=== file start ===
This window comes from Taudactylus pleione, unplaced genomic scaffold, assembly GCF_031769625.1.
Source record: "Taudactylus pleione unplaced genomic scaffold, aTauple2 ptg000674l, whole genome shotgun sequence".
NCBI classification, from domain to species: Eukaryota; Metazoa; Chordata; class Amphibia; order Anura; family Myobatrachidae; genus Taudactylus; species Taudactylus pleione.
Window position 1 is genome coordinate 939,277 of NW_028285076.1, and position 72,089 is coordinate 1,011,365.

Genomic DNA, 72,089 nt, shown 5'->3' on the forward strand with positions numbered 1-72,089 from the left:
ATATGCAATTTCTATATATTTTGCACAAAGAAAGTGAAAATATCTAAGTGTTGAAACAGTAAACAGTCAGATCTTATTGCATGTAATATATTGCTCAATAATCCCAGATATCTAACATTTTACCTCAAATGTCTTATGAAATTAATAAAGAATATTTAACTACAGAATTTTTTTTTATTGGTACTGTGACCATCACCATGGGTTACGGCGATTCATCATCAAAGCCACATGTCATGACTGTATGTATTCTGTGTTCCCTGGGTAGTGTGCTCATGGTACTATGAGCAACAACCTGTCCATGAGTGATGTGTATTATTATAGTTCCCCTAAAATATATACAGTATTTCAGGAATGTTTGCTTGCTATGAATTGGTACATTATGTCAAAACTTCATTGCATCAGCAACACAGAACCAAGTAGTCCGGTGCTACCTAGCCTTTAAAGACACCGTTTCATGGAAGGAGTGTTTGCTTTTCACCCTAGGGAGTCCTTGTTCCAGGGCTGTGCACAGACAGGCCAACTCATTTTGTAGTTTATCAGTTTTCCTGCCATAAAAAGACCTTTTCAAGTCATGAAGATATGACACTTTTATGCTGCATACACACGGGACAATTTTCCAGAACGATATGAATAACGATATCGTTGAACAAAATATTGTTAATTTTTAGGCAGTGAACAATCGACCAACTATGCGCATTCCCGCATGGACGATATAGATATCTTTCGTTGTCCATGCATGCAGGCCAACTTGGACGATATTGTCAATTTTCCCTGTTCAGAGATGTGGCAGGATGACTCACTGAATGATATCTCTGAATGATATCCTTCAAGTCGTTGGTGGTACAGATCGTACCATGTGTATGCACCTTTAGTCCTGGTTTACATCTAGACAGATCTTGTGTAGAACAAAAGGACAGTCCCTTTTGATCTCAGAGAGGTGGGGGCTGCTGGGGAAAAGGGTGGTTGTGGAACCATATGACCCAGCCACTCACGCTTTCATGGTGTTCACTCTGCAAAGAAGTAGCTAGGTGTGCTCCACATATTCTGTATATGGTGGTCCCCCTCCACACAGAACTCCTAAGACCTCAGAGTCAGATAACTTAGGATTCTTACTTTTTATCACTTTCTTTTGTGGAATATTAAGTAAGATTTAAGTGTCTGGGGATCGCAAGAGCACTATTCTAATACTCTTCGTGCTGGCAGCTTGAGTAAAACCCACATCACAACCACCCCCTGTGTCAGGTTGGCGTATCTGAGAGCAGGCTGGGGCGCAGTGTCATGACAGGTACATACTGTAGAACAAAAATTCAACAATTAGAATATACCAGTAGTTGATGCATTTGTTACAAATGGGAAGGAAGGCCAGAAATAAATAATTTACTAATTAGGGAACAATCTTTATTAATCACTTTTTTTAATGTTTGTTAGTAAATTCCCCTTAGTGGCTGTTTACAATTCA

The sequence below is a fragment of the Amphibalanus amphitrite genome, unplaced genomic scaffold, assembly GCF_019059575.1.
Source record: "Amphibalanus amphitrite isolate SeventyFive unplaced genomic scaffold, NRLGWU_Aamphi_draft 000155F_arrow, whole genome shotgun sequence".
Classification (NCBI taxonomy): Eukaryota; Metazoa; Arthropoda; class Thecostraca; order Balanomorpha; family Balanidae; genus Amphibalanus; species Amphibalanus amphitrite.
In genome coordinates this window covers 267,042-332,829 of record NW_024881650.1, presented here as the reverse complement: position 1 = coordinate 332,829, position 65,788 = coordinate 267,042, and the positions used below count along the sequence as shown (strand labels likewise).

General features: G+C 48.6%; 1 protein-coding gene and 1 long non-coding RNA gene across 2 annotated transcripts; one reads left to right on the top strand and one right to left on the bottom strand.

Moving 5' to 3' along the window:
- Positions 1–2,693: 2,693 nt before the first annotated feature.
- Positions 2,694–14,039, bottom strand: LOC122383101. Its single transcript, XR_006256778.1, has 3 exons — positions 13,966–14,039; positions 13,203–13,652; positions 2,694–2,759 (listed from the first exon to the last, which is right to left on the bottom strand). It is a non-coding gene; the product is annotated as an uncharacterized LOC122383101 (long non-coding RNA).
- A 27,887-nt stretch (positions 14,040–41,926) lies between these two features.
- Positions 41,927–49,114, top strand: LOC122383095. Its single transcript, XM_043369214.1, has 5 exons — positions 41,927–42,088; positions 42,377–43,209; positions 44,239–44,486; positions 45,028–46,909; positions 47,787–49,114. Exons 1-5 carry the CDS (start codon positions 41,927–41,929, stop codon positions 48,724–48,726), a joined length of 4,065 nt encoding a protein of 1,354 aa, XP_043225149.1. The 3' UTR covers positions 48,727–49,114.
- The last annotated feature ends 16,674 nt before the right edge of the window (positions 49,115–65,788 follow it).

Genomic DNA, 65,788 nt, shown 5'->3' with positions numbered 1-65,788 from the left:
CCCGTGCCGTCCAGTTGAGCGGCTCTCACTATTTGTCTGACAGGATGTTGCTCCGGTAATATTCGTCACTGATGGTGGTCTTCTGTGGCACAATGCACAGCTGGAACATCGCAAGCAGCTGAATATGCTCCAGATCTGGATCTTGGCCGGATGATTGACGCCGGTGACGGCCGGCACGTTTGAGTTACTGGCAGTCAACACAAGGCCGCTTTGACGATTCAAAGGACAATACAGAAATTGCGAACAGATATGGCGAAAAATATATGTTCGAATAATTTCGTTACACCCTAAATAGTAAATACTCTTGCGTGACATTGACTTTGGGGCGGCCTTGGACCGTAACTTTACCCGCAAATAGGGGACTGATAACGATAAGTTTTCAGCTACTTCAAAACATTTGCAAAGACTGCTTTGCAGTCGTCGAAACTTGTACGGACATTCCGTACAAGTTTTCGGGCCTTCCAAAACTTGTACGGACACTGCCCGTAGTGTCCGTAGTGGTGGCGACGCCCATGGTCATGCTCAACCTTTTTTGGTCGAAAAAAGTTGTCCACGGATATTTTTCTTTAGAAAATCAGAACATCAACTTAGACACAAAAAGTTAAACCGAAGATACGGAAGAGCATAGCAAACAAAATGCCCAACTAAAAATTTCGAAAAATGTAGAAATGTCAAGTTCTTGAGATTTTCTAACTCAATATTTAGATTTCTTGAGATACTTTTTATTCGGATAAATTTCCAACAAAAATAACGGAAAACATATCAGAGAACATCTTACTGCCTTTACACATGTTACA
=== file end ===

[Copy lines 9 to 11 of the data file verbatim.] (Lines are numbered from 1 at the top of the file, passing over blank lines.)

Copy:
Classification (NCBI taxonomy): Eukaryota; Metazoa; Arthropoda; class Thecostraca; order Balanomorpha; family Balanidae; genus Amphibalanus; species Amphibalanus amphitrite.
In genome coordinates this window covers 267,042-332,829 of record NW_024881650.1, presented here as the reverse complement: position 1 = coordinate 332,829, position 65,788 = coordinate 267,042, and the positions used below count along the sequence as shown (strand labels likewise).

General features: G+C 48.6%; 1 protein-coding gene and 1 long non-coding RNA gene across 2 annotated transcripts; one reads left to right on the top strand and one right to left on the bottom strand.